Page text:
As the regulators in Europe look to clamp down on the division of payment between research and trading, it seems the sell side is becoming self regulating. Since the collapse of Lehman and the ensuing GFC, the aggregate forecasts for analysts across all rated stocks in Japan (compared to company guidance within a +/-5% range) is over 50% vs around 30% in 2008. For forecasts in a +/-10% range to company guidance that figure is around 70%. What this means is that for buy-side firms looking to pay sell-side analysts for leading edge value added research is diminishing because the majority believe that hugging the company is the most prudent action. So perhaps in the reverse therein lies the opportunity for the few brokers that do think outside the box to do deep dive analysis.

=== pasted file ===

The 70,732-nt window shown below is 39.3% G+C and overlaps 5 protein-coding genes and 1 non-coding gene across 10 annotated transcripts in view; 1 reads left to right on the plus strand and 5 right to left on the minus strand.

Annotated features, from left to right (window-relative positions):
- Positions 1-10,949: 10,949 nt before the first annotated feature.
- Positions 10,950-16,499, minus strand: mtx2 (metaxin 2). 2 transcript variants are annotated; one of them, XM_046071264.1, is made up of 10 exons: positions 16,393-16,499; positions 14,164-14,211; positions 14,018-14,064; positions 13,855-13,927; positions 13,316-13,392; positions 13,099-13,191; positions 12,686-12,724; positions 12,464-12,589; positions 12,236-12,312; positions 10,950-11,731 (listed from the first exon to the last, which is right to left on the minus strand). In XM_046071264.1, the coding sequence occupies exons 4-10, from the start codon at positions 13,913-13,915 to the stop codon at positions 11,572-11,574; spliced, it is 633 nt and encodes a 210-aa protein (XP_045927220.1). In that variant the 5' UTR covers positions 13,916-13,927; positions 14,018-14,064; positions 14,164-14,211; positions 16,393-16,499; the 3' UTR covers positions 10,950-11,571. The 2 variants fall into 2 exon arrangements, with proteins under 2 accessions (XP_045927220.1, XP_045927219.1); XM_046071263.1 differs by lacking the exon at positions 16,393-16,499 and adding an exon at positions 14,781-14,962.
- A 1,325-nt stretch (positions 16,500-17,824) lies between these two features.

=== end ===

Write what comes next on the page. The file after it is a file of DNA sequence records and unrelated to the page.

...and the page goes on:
Perhaps there is a correlation to the hollowing out of experienced hands on the sell-side in a quest to cut expensive overhead. One firm has recently put on a replacement strategist in his 20s which seems at odds with a firm seriously attempting to get to grips with uncharted territory. One would think that having a wealth of real time experience would carry significant advantages over someone who has read Harvard MBA case studies
Finance sector analysts saw a surge to over 70% now vs around 25% at the time of Lehman’s collapse. Industrial and Materials sector analysts show a similar lack of willingness to move away from the safety of company guidance.
In any event the inputs from the sell-side seem highly consistent with revenue output. It should hardly surprise those in the industry however if the regulator truly understood the industry better we wouldn’t be in the mess we’re in.
I note that the analysts in Korea had 3 buys, 8 holds with the lone foreigner from HSBC the only sell recommendation on bankrupt Hanjin Shipping. While Korean analysts are notoriously bullish and a “hold” rating essentially a sell, they stuck together to protect the national interest.